Netfrastructure promises revolution in web apps

Jim Starkey will be a familiar name to many database aficionados. Now chief executive at web development software company Netfrastructure, Starkey is renowned as the designer of Digital Equipment’s Rdb database, the creator of Interbase’s eponymous product, and the inventor of ‘blob’ technology (the widely used means of storing unstructured data within relational tables) – a track record that stretches back some fifteen years.

Netfrastructure – the name of the product as well as the company – is Starkey’s latest project, an attempt to undercut entrenched competition with an integrated


Company: Netfrastructure

Main activity: Application development &deployment tools

Founded: 2000

President: Jim Starkey

HQ: Manchester, Massachusetts

Status: Privately owned, self-funding.

Revenues: Not disclosed

Key competitors: Microsoft, Oracle, IBM, BEA, Sun

Infoconomy comment: Netfrastructure’s technology may be state of the art, but its insistence that customers use its own database and application server may discourage many enterprises from using its system for anything but small projects.



combination of an SQL database, a Java application server, and a development environment complete with a library of ready-to-use Java ‘classes’.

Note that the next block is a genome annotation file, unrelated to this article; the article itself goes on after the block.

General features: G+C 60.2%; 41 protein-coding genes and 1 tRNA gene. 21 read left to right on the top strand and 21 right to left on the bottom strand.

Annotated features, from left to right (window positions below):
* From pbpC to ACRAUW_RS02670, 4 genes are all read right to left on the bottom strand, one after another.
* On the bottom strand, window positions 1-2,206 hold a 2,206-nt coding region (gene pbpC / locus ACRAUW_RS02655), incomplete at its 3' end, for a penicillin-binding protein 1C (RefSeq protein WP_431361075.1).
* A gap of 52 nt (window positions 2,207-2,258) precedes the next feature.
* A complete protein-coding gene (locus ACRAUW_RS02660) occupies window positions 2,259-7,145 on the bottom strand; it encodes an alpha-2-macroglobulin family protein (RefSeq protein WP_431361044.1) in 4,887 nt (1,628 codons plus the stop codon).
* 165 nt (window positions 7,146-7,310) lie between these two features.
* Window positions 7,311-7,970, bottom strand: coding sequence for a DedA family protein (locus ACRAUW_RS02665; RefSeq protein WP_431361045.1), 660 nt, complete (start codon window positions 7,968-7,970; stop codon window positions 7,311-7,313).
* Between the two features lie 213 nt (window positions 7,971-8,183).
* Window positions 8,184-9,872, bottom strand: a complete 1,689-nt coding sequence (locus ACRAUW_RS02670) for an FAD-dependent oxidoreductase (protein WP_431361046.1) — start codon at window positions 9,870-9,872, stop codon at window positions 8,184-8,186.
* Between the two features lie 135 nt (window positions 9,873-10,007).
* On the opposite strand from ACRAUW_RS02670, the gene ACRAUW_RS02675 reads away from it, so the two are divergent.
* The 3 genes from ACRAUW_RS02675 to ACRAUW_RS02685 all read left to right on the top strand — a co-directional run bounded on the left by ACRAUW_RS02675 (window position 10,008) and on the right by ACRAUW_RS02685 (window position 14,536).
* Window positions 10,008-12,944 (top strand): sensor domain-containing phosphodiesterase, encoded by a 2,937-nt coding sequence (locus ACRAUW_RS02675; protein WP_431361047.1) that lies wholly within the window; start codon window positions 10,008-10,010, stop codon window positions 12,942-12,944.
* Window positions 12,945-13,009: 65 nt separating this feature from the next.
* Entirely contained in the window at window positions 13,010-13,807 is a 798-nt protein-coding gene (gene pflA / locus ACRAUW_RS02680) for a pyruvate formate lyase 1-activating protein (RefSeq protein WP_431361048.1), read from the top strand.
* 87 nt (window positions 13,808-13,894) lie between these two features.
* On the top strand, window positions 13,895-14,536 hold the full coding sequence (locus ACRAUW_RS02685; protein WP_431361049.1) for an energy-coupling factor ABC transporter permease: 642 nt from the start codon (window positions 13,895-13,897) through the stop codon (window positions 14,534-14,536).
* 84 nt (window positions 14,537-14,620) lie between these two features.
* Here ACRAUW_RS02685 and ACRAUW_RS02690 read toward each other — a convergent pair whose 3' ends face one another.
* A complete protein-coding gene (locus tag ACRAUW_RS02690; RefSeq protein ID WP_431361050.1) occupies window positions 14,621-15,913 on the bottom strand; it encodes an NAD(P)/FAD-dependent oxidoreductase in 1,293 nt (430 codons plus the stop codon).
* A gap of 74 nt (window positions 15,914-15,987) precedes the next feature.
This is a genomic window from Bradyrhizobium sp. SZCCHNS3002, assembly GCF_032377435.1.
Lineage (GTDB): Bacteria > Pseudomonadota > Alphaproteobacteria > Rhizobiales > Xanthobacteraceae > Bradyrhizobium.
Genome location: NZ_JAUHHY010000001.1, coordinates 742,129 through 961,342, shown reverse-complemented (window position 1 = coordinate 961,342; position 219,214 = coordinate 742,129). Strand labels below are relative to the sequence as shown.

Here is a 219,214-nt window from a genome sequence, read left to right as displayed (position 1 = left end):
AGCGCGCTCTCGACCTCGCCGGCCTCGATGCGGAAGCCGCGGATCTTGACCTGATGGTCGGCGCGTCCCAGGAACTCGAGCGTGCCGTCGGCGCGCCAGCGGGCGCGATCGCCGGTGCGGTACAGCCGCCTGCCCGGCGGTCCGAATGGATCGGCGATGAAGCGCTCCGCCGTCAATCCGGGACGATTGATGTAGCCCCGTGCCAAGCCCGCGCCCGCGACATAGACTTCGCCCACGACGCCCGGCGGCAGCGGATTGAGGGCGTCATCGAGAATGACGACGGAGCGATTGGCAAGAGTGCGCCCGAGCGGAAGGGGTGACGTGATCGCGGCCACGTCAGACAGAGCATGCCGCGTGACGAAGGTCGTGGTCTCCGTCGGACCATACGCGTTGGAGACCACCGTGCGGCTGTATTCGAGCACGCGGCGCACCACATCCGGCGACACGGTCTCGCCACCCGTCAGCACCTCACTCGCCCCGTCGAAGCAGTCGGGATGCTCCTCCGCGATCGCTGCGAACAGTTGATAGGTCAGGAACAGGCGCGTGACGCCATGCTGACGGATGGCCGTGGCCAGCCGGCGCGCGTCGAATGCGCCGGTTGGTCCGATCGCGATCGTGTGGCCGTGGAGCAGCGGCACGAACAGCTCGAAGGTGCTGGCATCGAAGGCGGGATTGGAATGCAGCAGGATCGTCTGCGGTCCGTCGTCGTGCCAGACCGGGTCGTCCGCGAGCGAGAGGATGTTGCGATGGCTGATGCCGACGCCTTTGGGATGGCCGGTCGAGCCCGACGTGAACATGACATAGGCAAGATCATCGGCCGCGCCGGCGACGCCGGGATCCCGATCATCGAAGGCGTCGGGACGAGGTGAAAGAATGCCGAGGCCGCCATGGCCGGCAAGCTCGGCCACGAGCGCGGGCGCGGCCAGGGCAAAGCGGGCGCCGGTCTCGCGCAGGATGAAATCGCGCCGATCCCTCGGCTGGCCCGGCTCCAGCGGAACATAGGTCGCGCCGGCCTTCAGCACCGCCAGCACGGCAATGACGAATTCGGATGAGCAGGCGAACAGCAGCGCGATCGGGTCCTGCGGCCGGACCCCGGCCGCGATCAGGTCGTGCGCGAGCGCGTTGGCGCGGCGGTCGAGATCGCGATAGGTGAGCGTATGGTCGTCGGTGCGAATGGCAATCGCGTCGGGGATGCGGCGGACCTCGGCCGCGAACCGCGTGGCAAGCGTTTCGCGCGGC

As such, its all-in-one, web-centric platform overcomes some of the weaknesses of traditional approaches, while slashing the underlying costs of Internet development.

Moreover, according to Paul Beach, Netfrastructure’s vice president of sales and marketing, most other environment have their roots in the Windows era. He argues that existing development tools are not sufficient for developing and deploying sophisticated business applications that use web browsers as their front ends. “The web is now the environment for computing,” says. “[But] it works very differently to a Windows terminal,” he says.

Starkey and Beach know they have a huge job convincing corporate development teams and individual programmers to bet on their system. To offset the reticence of potential users, the company has made its development tools available as a free download from the company web site and is licensing the system on a per-deployment basis.

Although only launched in October 2002, the product set already has a handful of early customers, and according to Beach, companies are finding it possible to replace existing development systems running on expensive high-end servers such as Sun Microsystems’s Starfire with Netfrastructure running on Linux-based servers. The cost difference is so significant, that Starkey’s may one day be a major technology name outside of the esoteric world of database design.

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Ben Rossi

Ben was Vitesse Media's editorial director, leading content creation and editorial strategy across all Vitesse products, including its market-leading B2B and consumer magazines, websites, research and...

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